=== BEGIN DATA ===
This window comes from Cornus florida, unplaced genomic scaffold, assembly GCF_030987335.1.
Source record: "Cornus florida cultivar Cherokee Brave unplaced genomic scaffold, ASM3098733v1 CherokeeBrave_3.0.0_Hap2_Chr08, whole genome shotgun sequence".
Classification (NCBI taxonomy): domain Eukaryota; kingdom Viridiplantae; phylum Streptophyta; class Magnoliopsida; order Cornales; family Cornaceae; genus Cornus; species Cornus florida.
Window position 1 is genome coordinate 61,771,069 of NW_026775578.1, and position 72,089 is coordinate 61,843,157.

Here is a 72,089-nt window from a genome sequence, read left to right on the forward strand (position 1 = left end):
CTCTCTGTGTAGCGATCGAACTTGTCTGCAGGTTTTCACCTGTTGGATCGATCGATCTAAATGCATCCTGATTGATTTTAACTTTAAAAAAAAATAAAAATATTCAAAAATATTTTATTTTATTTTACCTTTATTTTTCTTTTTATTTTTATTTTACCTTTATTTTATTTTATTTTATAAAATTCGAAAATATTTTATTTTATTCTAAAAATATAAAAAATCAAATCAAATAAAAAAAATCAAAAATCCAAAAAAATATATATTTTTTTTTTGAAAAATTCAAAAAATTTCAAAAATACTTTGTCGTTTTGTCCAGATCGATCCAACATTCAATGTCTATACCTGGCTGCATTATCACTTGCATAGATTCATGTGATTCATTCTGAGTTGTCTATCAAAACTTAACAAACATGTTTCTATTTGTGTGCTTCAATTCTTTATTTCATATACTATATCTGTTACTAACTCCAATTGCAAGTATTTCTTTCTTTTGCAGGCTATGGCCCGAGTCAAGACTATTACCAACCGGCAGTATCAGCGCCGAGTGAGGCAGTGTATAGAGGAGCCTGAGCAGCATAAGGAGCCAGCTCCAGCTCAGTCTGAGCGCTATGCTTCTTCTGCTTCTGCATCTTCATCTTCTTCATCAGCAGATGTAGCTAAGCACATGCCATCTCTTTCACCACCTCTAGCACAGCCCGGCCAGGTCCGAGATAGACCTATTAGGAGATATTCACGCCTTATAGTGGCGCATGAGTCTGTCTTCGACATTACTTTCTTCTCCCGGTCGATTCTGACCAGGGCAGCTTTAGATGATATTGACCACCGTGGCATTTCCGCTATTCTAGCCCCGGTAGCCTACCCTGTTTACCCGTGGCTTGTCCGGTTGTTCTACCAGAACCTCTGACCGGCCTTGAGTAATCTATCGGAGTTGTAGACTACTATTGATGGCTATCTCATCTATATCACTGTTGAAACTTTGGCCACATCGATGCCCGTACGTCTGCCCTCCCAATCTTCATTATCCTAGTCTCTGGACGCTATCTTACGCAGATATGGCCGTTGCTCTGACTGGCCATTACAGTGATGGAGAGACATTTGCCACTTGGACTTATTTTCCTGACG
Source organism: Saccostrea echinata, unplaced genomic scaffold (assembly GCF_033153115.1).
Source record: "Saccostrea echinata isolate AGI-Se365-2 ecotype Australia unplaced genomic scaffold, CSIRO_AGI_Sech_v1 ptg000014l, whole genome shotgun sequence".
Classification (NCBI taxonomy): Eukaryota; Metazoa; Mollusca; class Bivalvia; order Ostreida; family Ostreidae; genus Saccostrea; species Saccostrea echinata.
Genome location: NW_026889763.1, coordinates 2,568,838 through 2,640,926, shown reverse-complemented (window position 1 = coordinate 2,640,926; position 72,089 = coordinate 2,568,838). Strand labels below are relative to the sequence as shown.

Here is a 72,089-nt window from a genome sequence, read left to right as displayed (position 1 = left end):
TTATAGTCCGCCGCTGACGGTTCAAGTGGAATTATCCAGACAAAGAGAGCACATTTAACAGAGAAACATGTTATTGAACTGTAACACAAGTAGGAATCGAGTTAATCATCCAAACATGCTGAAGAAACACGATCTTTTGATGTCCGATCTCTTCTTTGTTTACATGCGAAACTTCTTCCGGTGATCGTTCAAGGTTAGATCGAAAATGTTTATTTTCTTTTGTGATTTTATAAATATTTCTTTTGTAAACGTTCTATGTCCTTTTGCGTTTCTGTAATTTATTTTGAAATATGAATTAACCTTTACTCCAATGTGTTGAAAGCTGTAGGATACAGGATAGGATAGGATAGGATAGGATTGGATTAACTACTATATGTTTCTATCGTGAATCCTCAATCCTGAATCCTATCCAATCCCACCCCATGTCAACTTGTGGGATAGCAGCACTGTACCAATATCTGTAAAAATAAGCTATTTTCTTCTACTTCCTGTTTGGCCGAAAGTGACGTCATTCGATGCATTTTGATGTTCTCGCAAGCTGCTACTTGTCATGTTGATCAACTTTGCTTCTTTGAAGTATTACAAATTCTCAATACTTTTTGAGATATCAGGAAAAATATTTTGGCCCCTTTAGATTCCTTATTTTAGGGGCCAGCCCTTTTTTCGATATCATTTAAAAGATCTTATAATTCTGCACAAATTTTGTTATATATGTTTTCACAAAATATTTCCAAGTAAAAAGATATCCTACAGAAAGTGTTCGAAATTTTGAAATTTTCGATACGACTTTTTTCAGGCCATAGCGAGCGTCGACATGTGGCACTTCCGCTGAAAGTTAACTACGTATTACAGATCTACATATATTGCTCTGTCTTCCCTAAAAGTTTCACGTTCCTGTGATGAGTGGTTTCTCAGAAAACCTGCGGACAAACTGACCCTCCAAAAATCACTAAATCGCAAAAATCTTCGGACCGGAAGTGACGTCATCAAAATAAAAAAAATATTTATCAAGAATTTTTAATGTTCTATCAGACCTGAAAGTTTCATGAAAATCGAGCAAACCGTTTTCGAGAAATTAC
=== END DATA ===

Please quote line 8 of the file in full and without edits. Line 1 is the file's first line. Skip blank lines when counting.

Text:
Source record: "Saccostrea echinata isolate AGI-Se365-2 ecotype Australia unplaced genomic scaffold, CSIRO_AGI_Sech_v1 ptg000014l, whole genome shotgun sequence".